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Hyland House docent and hearth cook Sue Kowalski is one of many volunteers ready to deliver Colonial demonstrations, games, and hands-on activities during the Early Guilford Days Family Festival on June 28 and 29 at the five Guilford  museums as part of the town's 375th Anniversary Celebration. Here, she's shown hearthside at Hyland House, working the beehive oven.

Hyland House docent and hearth cook Sue Kowalski is one of many volunteers ready to deliver Colonial demonstrations, games, and hands-on activities during the Early Guilford Days Family Festival on June 28 and 29 at the five Guilford museums as part of the town's 375th Anniversary Celebration. Here, she's shown hearthside at Hyland House, working the beehive oven. (Photo by Pam Johnson/The Courier | Buy This Photo )

Kowalski Helps Guilford History Come to Life

Published June 25, 2014

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Hearth Cooking at Early Guilford Days Family Festival

Dressed in long layers of Colonial garb, Sue Kowalski will spend this summer weekend cooking over a blazing hearth-and loving every minute.
That's because Sue is one of numerous volunteers planning to help bring Guilford's past to life, during the first Early Guilford Days Family Festival on June 28 and 29 at Guilford's five historic museums.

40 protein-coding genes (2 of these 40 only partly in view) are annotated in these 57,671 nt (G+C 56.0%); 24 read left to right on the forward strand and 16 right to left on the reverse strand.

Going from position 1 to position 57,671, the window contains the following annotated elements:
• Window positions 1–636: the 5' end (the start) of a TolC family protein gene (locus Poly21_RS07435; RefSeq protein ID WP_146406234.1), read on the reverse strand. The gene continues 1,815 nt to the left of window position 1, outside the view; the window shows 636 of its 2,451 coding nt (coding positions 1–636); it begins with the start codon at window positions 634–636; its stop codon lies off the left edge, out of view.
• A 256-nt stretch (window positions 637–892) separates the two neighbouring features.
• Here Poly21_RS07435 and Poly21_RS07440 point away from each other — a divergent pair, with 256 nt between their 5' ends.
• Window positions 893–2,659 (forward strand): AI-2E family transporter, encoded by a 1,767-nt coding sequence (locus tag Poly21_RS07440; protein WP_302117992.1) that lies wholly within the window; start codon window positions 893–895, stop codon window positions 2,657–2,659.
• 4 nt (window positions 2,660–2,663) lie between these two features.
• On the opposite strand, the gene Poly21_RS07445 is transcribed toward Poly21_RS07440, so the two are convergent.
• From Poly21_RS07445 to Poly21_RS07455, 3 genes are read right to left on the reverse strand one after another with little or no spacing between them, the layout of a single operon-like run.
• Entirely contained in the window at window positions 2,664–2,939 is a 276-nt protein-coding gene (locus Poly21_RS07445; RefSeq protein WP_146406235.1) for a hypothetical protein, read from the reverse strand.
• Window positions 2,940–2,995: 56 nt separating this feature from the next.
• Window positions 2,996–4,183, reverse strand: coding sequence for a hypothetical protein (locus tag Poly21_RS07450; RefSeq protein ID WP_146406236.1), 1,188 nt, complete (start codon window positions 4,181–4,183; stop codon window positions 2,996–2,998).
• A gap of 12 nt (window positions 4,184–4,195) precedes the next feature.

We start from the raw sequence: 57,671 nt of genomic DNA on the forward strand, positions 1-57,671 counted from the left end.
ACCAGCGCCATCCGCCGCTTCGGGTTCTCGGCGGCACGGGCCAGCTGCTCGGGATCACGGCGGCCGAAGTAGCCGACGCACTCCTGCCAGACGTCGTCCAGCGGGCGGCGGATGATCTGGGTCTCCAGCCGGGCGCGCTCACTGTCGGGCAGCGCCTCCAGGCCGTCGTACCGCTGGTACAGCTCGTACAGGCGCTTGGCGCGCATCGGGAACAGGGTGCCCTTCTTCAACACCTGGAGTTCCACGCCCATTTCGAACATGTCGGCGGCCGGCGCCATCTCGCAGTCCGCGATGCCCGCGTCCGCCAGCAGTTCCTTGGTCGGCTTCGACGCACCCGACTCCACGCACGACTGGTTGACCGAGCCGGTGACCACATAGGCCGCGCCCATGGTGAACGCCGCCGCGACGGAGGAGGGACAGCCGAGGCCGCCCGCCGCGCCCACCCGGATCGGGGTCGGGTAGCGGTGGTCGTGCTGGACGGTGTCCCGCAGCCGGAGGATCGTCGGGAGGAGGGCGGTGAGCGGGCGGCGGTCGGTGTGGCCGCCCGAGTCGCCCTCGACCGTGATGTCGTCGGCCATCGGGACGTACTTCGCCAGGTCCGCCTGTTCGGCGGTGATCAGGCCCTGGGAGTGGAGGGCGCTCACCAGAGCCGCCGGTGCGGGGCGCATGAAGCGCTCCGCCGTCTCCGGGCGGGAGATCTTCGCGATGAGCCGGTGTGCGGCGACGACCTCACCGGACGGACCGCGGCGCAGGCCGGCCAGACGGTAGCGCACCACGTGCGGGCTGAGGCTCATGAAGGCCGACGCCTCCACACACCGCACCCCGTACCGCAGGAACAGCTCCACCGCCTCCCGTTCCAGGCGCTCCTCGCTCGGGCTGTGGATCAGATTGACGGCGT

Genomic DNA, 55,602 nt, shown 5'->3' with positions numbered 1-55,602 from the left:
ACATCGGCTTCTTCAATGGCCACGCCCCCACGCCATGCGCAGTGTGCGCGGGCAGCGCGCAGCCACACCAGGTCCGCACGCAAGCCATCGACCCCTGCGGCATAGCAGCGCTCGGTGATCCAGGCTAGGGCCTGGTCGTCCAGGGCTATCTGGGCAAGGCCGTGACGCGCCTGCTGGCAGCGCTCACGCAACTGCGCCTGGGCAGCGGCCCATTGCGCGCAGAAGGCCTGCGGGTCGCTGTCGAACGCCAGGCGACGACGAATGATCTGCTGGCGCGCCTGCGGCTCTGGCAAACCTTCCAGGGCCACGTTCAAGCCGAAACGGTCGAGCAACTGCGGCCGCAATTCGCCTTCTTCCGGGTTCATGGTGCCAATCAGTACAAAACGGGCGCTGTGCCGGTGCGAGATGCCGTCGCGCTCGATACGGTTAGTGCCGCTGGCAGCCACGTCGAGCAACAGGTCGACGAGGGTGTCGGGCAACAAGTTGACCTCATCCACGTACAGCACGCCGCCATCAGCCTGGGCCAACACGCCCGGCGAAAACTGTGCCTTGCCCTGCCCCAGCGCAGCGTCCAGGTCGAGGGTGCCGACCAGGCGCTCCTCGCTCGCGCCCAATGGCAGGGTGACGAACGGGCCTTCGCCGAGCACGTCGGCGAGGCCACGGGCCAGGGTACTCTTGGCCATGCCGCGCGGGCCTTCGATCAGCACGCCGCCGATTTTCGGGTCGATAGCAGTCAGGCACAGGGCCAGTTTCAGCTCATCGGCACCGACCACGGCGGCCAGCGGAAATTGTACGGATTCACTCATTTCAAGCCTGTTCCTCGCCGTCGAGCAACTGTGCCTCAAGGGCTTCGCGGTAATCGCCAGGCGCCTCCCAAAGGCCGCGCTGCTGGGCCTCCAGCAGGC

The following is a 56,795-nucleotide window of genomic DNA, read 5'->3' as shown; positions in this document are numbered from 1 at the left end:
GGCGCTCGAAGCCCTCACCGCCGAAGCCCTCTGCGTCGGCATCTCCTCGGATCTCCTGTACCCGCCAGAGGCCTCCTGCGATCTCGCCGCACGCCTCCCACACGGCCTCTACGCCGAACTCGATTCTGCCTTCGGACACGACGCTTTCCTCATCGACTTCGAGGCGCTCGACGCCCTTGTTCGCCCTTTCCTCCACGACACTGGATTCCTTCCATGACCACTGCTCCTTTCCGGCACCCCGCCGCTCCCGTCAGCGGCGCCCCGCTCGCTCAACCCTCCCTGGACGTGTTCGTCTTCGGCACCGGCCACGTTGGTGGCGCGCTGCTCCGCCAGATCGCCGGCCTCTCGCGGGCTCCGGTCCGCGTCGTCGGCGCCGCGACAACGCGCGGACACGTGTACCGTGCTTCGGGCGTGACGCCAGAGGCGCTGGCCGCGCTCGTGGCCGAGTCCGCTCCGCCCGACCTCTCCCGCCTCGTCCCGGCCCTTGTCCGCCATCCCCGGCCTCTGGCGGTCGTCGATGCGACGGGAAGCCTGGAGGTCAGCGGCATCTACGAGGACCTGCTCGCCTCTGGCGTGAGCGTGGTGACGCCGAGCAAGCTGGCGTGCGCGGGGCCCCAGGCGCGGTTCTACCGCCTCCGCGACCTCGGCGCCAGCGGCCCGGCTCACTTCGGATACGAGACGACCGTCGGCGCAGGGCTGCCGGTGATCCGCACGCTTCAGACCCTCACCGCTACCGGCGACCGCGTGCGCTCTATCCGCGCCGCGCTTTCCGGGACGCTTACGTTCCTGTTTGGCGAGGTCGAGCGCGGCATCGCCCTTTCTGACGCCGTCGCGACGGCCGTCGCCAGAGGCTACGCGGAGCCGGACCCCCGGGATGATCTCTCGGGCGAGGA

"This is another collaborative effort of all five museums working together to help promote Guilford's history. In this case, we wanted to do something to coincide with Guilford's 375th anniversary," says Sue, a Hyland House Museum docent with the Dorothy Whitfield Historic Society.
"On June 28 and June 29, all five museums will be open with events and demonstrations going on that are related to Colonial history. Come in your Colonial costumes and help us bring history to life," she says.
Sue's Colonial costume is a full-length, long-sleeved dress with layers of skirts topping long socks in leather buckle-front shoes. She also wears a plain white "mob" cap (Guilford Colonial women made theirs of linen from flax grown here) and, of course, an apron.
While she's never had to take this precaution, "Colonial women would soak their hems in water to make them fire repellent, because they were always working so close to the fire and coals," says Sue.
Like any Colonial cook worth her salt, Sue also knows how to start a fire with just flint, a metal striker, and a small pile of dried material. This weekend, she'll tend the hearth at the Hyland House kitchen, preparing historic recipes in cast-iron kettles hanging over the fire and pots bubbling away on free-standing "burners" heated by coals pulled from the central cooking fire. There's also a beehive oven for baking.
Whether steaming open quahogs to make New England clam chowder, baking delicious corn bread, or assigning a child to turn the roasting chicken dangling from a string over the fire for hours, each meal was a huge undertaking, as were all things Colonial, says Sue.
"It really took a community to survive," she says. "Everything was very labor intensive, and if you did not band together for the greater good, you were sunk. If you were cooking all day, you certainly weren't making anything out of tin or blacksmithing or making clothes, so then the whole idea of bartering came about, and you helped each other out."